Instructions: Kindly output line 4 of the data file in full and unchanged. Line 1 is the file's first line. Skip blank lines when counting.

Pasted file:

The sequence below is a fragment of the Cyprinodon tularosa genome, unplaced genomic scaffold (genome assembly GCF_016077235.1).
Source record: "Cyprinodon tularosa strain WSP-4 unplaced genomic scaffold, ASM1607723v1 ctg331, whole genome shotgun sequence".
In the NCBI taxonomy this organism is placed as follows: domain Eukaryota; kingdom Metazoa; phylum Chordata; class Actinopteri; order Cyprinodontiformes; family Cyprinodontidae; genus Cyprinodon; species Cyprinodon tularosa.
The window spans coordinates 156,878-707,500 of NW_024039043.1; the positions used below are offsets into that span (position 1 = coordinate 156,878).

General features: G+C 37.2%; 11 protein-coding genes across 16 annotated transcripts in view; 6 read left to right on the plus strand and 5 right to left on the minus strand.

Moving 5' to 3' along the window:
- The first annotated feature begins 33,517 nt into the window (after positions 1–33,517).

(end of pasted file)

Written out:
The window spans coordinates 156,878-707,500 of NW_024039043.1; the positions used below are offsets into that span (position 1 = coordinate 156,878).